A pandemic test of governance

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By Valson Thampu

Crisis, we are told, denotes the outbreak of truth. Human beings choose, for the most part, to live in a world of make-believe. That is because they cannot stand too much of reality. Demagogues know this. So, they hard-sell dreams and delusions, which suffice so long as a spurious sort of normalcy prevails. Come the moment of crisis, reality, collaboratively denied till then, breaks out with a vengeance. 

Modi arrived on the scene of national politics with the promise, reminiscent of Henry David Thoreau, of ‘minimum government and maximum governance. Everyone loved the phrase. No one asked what it would entail. When a whole of people are enamoured of sound to the detriment of sense, oratory to the derogation of sincerity, the sonority of declamations is equated with its truth-value. A whole nation got excited at the prospect of ‘minimum governance’ which was, tantalisingly, equated with good governance. It was assumed facilely that all will be well, going forward. 

But there was a serious misconception lurking in the undergrowth. No man, in himself, has the solutions for the problems of a country. We are not living in the age of magic! Governance of the democratic kind is a partnership between citizens and the State, based on mutual trust and shared commitment to justice, welfare, and fellow feeling. The idea that one man holds the rein of a nation and that he will, single-handedly, lead the country to the Promised Land is an imperial myth. It mocks the fundamentals of the democratic culture; in particular, the distinction between ‘citizens’ and ‘subjects’. Subjects live in a monarchy, where their welfare is determined solely by the will and pleasure of the king. Citizens belong to a democracy where they are the authors of their welfare, dignity and destiny. Democracy is, after all, government by the people.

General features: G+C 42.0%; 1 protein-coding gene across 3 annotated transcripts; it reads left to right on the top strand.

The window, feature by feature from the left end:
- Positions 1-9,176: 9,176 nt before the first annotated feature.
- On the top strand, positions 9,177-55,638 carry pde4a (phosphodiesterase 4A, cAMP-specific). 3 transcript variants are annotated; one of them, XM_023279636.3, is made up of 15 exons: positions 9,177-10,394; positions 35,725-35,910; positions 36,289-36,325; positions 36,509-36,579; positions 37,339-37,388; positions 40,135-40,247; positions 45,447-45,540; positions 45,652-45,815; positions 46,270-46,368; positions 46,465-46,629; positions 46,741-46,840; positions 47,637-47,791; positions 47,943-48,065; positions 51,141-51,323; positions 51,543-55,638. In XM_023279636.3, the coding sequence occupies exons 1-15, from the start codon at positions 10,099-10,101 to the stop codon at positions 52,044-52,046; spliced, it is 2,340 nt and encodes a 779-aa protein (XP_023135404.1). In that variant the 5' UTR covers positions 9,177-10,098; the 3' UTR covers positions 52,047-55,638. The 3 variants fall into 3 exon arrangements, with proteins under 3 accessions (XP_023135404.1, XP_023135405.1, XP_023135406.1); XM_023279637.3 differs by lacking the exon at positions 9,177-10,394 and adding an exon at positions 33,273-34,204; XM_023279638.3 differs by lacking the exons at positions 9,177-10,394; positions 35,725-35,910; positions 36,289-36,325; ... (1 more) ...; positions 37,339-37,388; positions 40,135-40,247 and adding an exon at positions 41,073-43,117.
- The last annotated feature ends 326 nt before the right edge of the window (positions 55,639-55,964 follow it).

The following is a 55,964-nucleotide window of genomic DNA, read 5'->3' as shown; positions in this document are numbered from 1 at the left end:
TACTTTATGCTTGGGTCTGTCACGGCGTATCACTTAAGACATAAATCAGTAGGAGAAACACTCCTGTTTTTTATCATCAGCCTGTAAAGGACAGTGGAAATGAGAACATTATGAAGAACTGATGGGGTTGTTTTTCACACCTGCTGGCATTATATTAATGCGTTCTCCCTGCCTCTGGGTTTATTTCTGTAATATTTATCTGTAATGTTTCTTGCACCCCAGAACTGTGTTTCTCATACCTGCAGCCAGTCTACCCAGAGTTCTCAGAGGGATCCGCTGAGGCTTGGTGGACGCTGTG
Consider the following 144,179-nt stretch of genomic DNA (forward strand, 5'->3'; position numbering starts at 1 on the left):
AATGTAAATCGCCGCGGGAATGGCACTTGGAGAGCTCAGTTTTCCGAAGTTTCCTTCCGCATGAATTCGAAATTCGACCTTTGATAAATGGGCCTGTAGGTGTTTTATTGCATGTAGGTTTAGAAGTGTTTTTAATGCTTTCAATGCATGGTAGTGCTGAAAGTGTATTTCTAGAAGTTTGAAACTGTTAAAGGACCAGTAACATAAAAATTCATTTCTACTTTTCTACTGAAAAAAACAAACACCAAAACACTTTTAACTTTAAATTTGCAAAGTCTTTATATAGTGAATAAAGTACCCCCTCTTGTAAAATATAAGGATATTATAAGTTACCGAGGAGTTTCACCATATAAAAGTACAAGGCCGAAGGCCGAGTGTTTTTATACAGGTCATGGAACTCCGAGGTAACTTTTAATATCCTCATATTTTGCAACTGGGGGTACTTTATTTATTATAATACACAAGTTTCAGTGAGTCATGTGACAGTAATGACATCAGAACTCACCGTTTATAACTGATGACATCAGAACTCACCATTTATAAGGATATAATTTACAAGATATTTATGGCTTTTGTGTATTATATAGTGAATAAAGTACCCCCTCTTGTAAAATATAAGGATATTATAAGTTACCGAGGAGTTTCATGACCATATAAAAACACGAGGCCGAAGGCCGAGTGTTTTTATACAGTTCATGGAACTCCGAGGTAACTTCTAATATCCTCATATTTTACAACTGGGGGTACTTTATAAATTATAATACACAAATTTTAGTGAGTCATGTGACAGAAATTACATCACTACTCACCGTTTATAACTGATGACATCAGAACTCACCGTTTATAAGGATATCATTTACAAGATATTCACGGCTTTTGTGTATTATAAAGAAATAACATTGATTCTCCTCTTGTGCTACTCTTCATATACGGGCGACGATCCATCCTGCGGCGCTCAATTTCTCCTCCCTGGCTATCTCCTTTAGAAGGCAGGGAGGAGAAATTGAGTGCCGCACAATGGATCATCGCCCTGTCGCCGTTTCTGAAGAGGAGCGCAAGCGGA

Democratic governance is about ‘leading’ a people, not less than commanding them. Ever since the pandemic broke out, the Prime Minister has been telling us–if he has told us anything at all—what we must be doing and the adjustments and sacrifices we have to accept.

A lock-down was slapped on the country precipitously, causing massive and miserable dislocations in the lives, especially, of the most vulnerable and un-provided-for sections of the society, like migrant workers. It was justified as necessary for ‘buying the time’ necessary for putting the required health facilities in place. The second killer wave of the pandemic now reveals that nothing much has been in this direction, especially in rural India, where people find themselves abandoned by the state to their plight. There is none even to count the dead in the COVID-ravaged villages. 

This raises yet another issue basic to good governance. Governance is not only about ruling but also about helping the people. A demagogue may take pride in the size of the people he rules over. Frequent references to ‘my hundred and thirty-five crores people’ do not mean that they matter to him in terms of their welfare. They matter as it turns out, only as markers of a leader’s importance. This marks the difference between a statesman and a demagogue. A statesman loves the people for their own sake; a demagogue loves the people for his own sake. This highlights a fundamental flaw in the idea of democratic governance, which is deemed a one-way street. Everything flows into New Delhi; very little flow out of it. The people must do their best for the country, but the country need not respond in kind. People exist for the sake of the State; the State does not have to maintain a caring attitude towards them.